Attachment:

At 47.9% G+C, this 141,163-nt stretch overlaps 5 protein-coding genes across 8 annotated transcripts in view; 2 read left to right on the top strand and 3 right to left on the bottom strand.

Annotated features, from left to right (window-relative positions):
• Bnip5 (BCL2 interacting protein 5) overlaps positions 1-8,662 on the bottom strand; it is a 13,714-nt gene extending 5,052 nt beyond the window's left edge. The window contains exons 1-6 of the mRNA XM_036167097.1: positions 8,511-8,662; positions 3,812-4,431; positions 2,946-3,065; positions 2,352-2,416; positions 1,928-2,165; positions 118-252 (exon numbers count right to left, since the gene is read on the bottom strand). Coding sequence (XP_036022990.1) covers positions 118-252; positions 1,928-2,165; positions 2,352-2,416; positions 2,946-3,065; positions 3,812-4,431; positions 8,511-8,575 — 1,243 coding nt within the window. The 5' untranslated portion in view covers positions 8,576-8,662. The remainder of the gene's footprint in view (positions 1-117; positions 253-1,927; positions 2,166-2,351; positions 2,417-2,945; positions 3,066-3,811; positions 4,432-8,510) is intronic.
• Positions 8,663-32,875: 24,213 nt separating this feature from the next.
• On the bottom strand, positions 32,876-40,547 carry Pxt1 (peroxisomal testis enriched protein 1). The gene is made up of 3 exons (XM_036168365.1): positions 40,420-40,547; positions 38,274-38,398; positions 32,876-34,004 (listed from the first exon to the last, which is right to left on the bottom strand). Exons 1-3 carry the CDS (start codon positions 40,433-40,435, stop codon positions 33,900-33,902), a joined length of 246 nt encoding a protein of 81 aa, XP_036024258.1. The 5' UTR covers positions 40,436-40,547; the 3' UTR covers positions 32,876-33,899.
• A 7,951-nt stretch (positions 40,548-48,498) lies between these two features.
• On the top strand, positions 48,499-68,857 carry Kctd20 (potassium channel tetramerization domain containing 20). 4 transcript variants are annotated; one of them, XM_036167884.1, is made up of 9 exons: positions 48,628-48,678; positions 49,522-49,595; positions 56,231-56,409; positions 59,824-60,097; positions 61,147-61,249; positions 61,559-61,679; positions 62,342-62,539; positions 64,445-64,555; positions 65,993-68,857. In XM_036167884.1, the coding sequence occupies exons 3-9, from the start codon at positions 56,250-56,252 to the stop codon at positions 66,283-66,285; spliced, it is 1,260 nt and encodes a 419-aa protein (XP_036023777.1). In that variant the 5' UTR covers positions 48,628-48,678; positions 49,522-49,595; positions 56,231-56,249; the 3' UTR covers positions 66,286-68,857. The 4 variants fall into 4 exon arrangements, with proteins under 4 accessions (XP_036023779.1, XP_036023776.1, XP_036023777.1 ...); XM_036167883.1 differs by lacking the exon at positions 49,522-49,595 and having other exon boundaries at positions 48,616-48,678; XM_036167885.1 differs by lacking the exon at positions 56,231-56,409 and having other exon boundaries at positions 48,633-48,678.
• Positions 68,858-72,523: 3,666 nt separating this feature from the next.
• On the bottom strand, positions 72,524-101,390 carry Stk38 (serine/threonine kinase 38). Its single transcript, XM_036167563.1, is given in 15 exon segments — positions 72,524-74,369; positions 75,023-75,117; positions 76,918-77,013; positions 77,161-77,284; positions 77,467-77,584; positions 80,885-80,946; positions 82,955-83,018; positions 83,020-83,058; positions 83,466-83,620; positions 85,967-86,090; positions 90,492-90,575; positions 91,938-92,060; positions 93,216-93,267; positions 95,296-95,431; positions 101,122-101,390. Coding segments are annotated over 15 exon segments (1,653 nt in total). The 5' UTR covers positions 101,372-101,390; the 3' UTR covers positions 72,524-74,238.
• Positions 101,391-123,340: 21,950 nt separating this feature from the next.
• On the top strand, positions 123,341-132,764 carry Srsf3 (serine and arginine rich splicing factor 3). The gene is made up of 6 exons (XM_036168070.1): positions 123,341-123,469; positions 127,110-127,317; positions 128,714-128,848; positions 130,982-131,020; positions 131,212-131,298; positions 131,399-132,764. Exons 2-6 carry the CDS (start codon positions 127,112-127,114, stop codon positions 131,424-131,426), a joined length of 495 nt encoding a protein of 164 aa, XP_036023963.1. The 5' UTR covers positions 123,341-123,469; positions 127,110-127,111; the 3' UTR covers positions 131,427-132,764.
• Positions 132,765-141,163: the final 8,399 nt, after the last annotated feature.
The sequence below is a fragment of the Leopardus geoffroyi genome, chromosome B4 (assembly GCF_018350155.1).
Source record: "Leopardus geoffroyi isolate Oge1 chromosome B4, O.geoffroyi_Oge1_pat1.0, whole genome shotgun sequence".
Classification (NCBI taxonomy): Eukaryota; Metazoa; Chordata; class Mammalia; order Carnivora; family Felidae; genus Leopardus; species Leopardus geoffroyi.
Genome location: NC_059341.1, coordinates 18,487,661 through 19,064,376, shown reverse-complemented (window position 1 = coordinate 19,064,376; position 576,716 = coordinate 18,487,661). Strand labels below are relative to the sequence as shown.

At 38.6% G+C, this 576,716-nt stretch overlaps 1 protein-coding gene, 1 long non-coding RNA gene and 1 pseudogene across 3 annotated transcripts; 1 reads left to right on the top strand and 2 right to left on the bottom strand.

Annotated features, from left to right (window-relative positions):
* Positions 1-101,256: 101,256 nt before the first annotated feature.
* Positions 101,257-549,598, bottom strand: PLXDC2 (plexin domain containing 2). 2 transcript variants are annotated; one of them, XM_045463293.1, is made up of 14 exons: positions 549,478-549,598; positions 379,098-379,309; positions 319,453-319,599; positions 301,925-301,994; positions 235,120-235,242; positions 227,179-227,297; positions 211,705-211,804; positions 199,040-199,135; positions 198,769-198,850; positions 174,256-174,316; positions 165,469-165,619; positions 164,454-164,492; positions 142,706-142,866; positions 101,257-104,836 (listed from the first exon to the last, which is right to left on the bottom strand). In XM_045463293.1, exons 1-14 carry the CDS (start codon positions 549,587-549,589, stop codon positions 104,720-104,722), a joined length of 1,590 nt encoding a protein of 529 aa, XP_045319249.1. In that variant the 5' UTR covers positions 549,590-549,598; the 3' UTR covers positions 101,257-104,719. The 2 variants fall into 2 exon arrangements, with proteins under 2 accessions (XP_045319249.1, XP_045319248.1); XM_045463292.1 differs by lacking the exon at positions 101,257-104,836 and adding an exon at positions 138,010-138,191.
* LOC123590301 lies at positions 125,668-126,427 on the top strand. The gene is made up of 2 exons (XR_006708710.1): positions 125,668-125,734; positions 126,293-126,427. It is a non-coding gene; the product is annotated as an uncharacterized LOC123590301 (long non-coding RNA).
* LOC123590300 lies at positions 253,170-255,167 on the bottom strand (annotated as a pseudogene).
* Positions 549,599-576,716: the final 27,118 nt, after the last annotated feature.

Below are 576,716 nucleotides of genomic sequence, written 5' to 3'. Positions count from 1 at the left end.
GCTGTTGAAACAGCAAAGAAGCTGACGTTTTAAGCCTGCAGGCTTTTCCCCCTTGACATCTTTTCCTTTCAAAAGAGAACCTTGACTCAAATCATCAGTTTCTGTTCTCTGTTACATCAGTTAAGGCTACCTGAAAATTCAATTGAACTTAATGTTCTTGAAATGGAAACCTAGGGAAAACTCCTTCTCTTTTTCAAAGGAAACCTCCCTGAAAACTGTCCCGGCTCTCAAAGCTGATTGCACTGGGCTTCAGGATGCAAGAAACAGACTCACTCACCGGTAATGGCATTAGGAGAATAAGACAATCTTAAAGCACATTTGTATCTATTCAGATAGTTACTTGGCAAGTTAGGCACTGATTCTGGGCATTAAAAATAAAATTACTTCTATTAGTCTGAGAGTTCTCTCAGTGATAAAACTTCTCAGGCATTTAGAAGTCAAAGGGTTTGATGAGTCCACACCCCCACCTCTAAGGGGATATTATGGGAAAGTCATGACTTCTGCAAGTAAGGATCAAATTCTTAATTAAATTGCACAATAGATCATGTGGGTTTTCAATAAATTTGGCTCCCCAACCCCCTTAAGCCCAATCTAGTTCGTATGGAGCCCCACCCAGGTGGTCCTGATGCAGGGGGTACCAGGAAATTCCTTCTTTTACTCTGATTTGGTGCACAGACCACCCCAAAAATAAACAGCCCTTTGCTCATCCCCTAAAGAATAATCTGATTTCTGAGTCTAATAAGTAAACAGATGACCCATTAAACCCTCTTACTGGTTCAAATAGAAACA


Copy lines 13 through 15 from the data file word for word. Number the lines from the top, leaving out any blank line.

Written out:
The sequence below is a fragment of the Leopardus geoffroyi genome, chromosome B4 (assembly GCF_018350155.1).
Source record: "Leopardus geoffroyi isolate Oge1 chromosome B4, O.geoffroyi_Oge1_pat1.0, whole genome shotgun sequence".
Classification (NCBI taxonomy): Eukaryota; Metazoa; Chordata; class Mammalia; order Carnivora; family Felidae; genus Leopardus; species Leopardus geoffroyi.